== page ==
All that said, below are the three picks I found that look promising as investment opportunities and should be placed on your watch list immediately.
HEMP STOCK #1:
Ecofibre is already well-established in the US wellness market and produces a number of popular CBD-based topical creams, salves, and nutraceutical products for humans and animals.
According to the company website, the business is comprised of four divisions:
Hemp Black is the part of the business that really caught my eye. They are working exclusively in hemp R&D. It’s the exciting moneymaker, in my opinion.
According to the company website:
“We invest heavily in research and innovation because we believe the hemp industry is only in its infancy, and Ecofibre is focused on a long-term sustainable business model. We are proud to partner with the top thought leaders in the industry to explore and develop new ways to use hemp in nutraceutical, industrial and consumer products.”
Check out Hemp Black’s cool video on technologies in development below.
HEMP STOCK #2:
Elixinol Global, which operates in the industrial hemp, dietary supplements and emerging medicinal cannabis sector, comprises three separate companies.
Elixinol US is the main business unit. The company manufactures and distributes hemp-based dietary and skincare products to the US market and exports to another 40 countries globally (including the first-ever CBD-based product to Japan in mid-2018).
The company also expanded its US operations further this year, after acquiring a 25 percent stake in Altmeds LLC, the creators of the market-leading Pet Releaf hemp-based CBD pet line. According to sales figures, Pet Releaf accounted for roughly 65 percent of the pet market’s CBD product sales in 2018.
They have launched a bioplastics company, the Hemp Plastic Company, to use the waste from CBD production to form hemp plastic polymers.
“Initially I thought your small early adopters would be our market… but we didn’t realize what the response would be from the big guys. We’re being embraced by large companies with multimillion unit orders.”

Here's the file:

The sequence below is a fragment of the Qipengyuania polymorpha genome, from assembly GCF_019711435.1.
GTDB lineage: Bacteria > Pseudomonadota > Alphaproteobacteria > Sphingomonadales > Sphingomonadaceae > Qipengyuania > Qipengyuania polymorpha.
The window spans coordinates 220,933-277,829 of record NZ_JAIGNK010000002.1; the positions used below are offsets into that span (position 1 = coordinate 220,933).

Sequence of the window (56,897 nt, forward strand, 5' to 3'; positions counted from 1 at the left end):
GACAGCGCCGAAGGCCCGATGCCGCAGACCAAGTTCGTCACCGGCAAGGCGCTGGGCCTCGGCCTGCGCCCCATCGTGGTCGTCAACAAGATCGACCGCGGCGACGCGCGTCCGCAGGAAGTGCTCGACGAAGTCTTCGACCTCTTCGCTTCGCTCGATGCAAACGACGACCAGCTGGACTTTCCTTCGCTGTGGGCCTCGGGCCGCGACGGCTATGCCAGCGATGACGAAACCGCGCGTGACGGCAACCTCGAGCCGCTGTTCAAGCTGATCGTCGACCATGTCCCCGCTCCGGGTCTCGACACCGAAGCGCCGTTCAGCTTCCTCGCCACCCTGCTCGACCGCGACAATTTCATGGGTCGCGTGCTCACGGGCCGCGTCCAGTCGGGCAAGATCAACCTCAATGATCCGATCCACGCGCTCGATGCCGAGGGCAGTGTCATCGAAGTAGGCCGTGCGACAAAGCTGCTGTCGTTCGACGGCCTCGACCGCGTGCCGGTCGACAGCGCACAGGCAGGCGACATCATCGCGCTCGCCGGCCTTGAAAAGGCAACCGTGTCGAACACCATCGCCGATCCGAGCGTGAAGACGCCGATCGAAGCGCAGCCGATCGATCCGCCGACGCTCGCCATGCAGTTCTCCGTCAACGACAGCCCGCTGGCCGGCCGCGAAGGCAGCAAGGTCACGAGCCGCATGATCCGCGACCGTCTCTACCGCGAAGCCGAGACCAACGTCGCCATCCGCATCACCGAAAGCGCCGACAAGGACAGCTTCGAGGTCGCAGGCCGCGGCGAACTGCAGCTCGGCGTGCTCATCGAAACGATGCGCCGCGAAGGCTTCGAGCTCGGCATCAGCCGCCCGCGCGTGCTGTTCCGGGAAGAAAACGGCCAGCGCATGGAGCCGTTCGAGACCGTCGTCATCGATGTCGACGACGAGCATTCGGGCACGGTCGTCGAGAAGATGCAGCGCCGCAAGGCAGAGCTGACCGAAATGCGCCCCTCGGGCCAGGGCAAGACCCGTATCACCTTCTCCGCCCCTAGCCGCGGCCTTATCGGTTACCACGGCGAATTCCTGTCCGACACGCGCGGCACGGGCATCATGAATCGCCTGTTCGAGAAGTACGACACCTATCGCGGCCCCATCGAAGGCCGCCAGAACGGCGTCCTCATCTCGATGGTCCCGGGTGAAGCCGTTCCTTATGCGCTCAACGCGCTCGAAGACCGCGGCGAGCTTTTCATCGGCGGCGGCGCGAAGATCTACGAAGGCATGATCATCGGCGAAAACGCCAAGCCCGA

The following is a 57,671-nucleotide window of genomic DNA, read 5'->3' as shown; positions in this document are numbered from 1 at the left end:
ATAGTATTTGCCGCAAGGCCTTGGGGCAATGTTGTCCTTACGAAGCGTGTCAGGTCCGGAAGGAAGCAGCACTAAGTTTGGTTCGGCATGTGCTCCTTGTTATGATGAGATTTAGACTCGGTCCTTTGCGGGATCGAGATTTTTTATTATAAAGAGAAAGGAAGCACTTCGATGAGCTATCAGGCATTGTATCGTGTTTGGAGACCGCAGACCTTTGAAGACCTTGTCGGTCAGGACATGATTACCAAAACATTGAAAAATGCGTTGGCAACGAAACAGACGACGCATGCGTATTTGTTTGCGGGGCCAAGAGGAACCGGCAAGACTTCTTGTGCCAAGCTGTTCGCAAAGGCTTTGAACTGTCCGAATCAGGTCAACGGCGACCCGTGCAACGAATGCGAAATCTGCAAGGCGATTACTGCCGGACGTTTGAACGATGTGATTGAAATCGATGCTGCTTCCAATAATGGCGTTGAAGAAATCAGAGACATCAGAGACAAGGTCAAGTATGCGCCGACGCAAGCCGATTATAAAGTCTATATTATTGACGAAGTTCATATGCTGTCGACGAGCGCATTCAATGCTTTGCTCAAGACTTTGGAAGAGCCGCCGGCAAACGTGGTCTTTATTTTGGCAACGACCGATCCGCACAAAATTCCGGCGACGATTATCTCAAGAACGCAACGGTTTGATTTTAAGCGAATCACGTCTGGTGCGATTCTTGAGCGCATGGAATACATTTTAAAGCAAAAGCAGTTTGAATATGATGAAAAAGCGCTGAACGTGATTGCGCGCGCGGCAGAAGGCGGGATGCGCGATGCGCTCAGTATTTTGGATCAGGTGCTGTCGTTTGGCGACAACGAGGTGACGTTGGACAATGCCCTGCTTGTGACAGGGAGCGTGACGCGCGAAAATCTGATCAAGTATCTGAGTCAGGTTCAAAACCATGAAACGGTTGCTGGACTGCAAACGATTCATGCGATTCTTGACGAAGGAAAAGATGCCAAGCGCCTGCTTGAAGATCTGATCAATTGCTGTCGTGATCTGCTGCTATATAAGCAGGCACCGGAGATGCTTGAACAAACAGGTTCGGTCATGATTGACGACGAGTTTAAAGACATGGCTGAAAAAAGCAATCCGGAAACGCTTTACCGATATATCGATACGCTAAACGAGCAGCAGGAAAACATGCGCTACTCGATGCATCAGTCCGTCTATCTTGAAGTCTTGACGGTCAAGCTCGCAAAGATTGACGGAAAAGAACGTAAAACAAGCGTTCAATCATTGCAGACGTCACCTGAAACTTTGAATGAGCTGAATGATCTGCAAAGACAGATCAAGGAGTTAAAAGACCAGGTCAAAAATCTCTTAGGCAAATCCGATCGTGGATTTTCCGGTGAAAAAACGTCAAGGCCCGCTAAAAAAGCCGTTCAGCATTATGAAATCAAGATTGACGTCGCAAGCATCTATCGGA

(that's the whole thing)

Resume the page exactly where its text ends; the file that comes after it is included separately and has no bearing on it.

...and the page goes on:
— Paul Benhaim, CEO of Elixinol
The other two companies both operate out of Australia. Hemp Foods Australia sells hemp foods and seeds via both a retail network and wholesale channels. This division of the company produced over $2 million in revenue in the first 6 months of 2018.
And finally, there is Elixinol Australia, a late-stage medicinal marijuana applicant, that will be looking to produce premium medicinal marijuana for the emerging Australian medicinal market. This division is just getting off the ground and could reach a valuation of $100 million when fully up and running..
HEMP STOCK #3:
Any savvy investor is already familiar with Canopy Growth. They have taken a big hit on their stock price over the last few months, but the company is actively diversifying their business interests outside of recreational marijuana and into the US hemp CBD market.
In January 2019 they were awarded a hemp-processing license in New York State where they will invest up to $150 million into a hemp processing facility.. They also scooped up Colorado-based ebbu, Inc. in October 2018 which holds multiple patents in CBD derivative production (e.g., cannabis-infused beverages).
According to Canopy, “Hemp is an excellent source of low-cost CBD, and by leveraging our expertise in hemp farming and cannabinoid extraction, our hemp division is uniquely positioned to take advantage of the proposed regulatory changes that will allow the collection and processing of CBD from hemp.” 
The continued maturation of the cannabis industry, and subsequent recent sell-off of recreational marijuana stocks is leading companies to reevaluate new opportunities to expand into.
Industrial hemp is a logical choice as it promises blue sky potential in product development that recreational marijuana never could. This assumption is based on both the multiple health benefits associated to CBD content, but also the industrial applications that the entire hemp plant could provide.
The industrial hemp market space is an exciting new area of product development and research. The next few years will bring us new and exciting choices when it comes to the blended clothing we wear, the raw materials that encompass the cars we drive, the paper we write on, the recognized and healthful food we eat, the natural medicinal alternatives we are prescribed and the wellness products we use.
Sign-up now and stay tuned to FNN updates as this story continues to develop!
MF Williams, Contributor
for Investors News Service